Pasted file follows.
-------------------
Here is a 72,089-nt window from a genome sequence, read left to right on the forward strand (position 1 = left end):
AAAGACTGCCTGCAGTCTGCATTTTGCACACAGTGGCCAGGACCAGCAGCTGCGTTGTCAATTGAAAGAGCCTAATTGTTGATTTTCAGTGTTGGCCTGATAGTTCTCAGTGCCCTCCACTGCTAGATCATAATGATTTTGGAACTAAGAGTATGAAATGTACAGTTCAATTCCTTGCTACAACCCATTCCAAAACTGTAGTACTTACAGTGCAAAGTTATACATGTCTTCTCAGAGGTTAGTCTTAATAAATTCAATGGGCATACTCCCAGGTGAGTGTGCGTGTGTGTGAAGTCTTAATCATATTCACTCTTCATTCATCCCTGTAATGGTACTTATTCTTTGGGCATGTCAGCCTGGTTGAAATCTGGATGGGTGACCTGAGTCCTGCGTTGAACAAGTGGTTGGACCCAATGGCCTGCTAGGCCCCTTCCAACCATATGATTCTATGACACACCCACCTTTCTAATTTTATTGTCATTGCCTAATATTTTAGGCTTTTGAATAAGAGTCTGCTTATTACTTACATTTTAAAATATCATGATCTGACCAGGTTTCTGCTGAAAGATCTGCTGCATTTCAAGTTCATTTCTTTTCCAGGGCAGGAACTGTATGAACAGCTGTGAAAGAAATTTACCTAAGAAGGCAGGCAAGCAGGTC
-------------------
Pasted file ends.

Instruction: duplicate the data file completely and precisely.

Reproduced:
Here is a 72,089-nt window from a genome sequence, read left to right on the forward strand (position 1 = left end):
AAAGACTGCCTGCAGTCTGCATTTTGCACACAGTGGCCAGGACCAGCAGCTGCGTTGTCAATTGAAAGAGCCTAATTGTTGATTTTCAGTGTTGGCCTGATAGTTCTCAGTGCCCTCCACTGCTAGATCATAATGATTTTGGAACTAAGAGTATGAAATGTACAGTTCAATTCCTTGCTACAACCCATTCCAAAACTGTAGTACTTACAGTGCAAAGTTATACATGTCTTCTCAGAGGTTAGTCTTAATAAATTCAATGGGCATACTCCCAGGTGAGTGTGCGTGTGTGTGAAGTCTTAATCATATTCACTCTTCATTCATCCCTGTAATGGTACTTATTCTTTGGGCATGTCAGCCTGGTTGAAATCTGGATGGGTGACCTGAGTCCTGCGTTGAACAAGTGGTTGGACCCAATGGCCTGCTAGGCCCCTTCCAACCATATGATTCTATGACACACCCACCTTTCTAATTTTATTGTCATTGCCTAATATTTTAGGCTTTTGAATAAGAGTCTGCTTATTACTTACATTTTAAAATATCATGATCTGACCAGGTTTCTGCTGAAAGATCTGCTGCATTTCAAGTTCATTTCTTTTCCAGGGCAGGAACTGTATGAACAGCTGTGAAAGAAATTTACCTAAGAAGGCAGGCAAGCAGGTC